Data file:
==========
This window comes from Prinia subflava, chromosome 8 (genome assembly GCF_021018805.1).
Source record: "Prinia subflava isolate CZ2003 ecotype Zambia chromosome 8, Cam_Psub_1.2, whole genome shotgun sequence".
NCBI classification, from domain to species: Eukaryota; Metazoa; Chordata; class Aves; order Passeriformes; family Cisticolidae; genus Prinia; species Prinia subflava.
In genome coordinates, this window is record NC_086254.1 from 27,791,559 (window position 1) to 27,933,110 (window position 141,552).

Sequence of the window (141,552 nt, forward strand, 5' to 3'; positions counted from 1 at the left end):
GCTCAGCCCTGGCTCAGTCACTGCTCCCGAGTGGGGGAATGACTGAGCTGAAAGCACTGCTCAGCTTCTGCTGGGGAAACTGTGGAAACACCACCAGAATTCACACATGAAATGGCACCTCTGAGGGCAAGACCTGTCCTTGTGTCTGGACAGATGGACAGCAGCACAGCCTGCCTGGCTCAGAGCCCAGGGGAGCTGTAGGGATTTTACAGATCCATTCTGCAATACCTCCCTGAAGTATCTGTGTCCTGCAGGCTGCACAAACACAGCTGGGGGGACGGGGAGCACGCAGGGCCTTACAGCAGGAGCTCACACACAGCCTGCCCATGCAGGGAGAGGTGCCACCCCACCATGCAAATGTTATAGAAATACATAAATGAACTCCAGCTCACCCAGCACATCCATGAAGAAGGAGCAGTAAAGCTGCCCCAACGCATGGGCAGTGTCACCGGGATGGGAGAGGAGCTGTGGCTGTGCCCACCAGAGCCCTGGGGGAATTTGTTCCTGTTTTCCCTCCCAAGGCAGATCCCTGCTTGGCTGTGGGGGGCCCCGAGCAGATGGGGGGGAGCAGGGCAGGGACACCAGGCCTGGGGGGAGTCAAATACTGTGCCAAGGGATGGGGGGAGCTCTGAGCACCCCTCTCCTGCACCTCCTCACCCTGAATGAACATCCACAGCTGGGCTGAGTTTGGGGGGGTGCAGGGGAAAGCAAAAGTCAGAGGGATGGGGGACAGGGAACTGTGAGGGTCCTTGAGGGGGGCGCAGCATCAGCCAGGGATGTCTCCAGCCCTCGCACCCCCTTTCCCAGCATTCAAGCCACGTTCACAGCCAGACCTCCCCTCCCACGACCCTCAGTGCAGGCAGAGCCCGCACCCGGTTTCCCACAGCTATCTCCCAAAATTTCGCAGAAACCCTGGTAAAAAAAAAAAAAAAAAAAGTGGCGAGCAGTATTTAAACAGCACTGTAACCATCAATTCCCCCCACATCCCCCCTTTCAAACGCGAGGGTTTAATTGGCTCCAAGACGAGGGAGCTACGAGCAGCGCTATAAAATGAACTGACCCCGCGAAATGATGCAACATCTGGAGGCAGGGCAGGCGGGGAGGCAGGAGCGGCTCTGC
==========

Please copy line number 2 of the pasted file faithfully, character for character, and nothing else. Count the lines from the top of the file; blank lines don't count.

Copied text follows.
Source record: "Prinia subflava isolate CZ2003 ecotype Zambia chromosome 8, Cam_Psub_1.2, whole genome shotgun sequence".